Stein et al (6) detected MACC1 mRNA expression levels in primary colon cancer. Based on the different MACC1 mRNA expression levels, the negative and positive predictions of metachronous distant metastases were corrected to 80 and 74%, respectively. The evidence suggested that MACC1 may serve as a novel biomarker for metastasis prediction and disease prognosis, particularly for early-stage patients. Subsequently, MACC1 was also identified as the biomarker in other types of solid cancer, including gastric (12–18), lung (19–24) and breast (25–27) cancer, hepatocellular carcinoma (HCC) (28–38), ovarian cancer (39–41), renal carcinoma (42,43), glioma (44,45), gallbladder cancer (46,47), tongue squamous cell carcinoma (48), osteosarcoma (49,50), esophageal cancer (51,52), nasopharyngeal carcinoma (NPC) (53), pancreatic cancer (54), hilar cholangiocarcinoma (55), salivary adenoid cystic carcinoma (56) and cervical cancer (57) (Table I).
The present review summarizes the current studies of MACC1 in CRC (Table II) and highlights the importance of MACC1 in the prediction of therapy response and the decision of therapeutic strategy (58–70). In addition, the present review highlights the previously found mechanisms of MACC1-mediated cell proliferation, invasion, migration and epithelial-mesenchymal transition (EMT) (Table III), and the regulation of MACC1 in CRC (Fig. 1).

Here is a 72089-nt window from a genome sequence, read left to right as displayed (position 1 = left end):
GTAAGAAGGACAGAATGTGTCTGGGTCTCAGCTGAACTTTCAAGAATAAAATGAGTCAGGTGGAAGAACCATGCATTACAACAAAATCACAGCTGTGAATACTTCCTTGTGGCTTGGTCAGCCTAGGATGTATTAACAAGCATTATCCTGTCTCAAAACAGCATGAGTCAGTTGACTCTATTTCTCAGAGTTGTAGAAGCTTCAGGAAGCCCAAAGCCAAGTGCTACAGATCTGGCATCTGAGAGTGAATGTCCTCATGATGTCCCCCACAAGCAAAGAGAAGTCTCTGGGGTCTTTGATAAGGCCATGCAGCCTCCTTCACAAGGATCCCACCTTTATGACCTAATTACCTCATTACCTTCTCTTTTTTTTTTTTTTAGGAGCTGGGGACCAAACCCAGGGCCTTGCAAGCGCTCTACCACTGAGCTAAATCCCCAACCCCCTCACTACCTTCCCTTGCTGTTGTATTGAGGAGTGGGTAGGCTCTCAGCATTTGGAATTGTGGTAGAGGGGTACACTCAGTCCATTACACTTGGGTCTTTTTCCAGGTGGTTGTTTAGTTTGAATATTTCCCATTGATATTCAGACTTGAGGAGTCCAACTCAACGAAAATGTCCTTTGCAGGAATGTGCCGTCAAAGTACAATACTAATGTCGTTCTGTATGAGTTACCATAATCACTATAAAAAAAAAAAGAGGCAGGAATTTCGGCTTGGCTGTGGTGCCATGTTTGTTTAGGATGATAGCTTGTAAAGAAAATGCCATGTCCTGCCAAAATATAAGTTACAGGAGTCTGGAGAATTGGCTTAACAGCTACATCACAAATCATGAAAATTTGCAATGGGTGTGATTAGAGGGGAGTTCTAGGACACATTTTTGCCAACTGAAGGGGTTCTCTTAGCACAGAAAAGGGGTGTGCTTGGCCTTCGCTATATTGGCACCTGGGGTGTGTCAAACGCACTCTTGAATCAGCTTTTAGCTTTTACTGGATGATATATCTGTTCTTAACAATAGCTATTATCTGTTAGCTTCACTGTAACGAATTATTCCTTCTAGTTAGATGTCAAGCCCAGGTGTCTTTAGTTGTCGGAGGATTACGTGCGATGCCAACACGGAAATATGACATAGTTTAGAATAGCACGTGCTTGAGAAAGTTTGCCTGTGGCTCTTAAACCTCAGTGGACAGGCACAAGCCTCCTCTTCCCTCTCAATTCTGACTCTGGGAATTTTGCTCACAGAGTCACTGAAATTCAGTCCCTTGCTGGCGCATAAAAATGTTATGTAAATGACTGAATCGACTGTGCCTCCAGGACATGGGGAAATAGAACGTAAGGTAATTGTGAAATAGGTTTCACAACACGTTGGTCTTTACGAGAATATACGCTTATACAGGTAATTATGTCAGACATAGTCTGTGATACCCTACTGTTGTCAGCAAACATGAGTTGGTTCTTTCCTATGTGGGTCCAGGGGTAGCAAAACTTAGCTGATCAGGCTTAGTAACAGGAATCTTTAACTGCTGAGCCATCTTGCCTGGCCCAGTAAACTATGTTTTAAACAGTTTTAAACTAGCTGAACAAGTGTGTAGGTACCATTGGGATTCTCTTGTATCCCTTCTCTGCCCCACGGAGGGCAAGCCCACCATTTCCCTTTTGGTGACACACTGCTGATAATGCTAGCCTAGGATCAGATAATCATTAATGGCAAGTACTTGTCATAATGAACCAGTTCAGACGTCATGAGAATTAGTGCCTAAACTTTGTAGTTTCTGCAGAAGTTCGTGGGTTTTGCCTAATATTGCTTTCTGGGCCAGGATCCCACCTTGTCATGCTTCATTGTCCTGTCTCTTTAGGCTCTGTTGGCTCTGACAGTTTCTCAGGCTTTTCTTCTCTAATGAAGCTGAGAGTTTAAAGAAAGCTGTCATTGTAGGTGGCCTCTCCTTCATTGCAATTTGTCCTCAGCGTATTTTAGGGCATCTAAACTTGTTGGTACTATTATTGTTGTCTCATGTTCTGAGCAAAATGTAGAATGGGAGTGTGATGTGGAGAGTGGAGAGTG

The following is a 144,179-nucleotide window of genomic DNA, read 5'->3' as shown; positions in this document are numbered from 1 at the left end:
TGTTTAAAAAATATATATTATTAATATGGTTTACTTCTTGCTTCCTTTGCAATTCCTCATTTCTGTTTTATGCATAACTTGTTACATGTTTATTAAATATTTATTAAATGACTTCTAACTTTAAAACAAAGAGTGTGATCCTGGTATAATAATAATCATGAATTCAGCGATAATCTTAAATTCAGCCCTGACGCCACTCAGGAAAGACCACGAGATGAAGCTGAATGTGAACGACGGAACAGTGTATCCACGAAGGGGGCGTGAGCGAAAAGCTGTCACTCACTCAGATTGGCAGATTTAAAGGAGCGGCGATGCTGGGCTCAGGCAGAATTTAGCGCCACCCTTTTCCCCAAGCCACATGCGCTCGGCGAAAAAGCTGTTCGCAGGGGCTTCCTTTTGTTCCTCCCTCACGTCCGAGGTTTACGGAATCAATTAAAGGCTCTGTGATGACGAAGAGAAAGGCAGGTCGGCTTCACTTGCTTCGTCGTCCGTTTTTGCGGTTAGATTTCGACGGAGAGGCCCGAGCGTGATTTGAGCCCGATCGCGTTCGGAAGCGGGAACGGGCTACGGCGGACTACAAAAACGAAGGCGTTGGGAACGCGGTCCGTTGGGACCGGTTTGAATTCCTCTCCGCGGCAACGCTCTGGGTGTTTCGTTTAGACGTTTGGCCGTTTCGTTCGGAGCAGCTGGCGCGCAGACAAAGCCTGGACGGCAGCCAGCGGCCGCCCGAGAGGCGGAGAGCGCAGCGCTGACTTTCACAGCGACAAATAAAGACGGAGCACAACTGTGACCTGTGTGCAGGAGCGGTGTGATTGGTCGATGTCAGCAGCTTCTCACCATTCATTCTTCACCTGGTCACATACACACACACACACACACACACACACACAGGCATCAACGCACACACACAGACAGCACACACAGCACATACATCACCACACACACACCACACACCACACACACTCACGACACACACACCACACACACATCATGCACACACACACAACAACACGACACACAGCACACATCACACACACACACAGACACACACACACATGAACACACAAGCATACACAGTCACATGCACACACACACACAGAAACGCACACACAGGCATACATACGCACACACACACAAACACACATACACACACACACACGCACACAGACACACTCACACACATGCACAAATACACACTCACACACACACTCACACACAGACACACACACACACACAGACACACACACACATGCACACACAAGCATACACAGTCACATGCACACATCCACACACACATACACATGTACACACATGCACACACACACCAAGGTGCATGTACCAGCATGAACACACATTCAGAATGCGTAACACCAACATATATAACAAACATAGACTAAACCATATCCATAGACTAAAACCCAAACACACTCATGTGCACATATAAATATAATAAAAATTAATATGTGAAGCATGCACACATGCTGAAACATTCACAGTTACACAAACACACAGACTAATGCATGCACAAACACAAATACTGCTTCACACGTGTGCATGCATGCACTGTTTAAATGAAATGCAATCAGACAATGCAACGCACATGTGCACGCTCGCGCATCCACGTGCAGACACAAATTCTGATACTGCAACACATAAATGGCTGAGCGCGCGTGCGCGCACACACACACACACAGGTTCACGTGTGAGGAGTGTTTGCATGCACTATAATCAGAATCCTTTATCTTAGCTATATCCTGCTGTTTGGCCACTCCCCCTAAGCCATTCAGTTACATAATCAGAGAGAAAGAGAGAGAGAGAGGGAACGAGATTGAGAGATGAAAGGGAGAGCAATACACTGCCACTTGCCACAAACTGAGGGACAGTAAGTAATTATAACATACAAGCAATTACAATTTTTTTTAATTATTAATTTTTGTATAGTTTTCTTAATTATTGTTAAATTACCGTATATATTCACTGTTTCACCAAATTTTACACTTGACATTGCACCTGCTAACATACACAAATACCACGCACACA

Through the examination of MACC1 mRNA expression levels in colon mucosa, normal liver, adenoma, primary tumors and distant metastasis, a previous study illustrated that more MACC1 mRNA was expressed in malignant tissue compared with normal tissue and adenoma (P<0.0001). Comparatively, tumors with metachronous metastasis expressed significantly higher levels of MACC1 mRNA compared with those that did not metastasize (P<0.0001). More pivotally, the 5-year survival rates of patients with high and low MACC1 mRNA expression were 15 and 80%, respectively, indicating that MACC1 expression was an independent prognostic marker for colon cancer metastasis (6). Subsequently, the relevance of MACC1 expression to disease prognosis was also corroborated (58). In a clinical study with 52 CRC tumor samples available, it was revealed that MACC1 expression was significantly correlated with peritoneal dissemination (P=0.042) and the stage of tumor node metastasis classification (P=0.007). Recently, Koelzer et al further verified MACC1 expression as a predictive biomarker in a retrospective cohort study (67).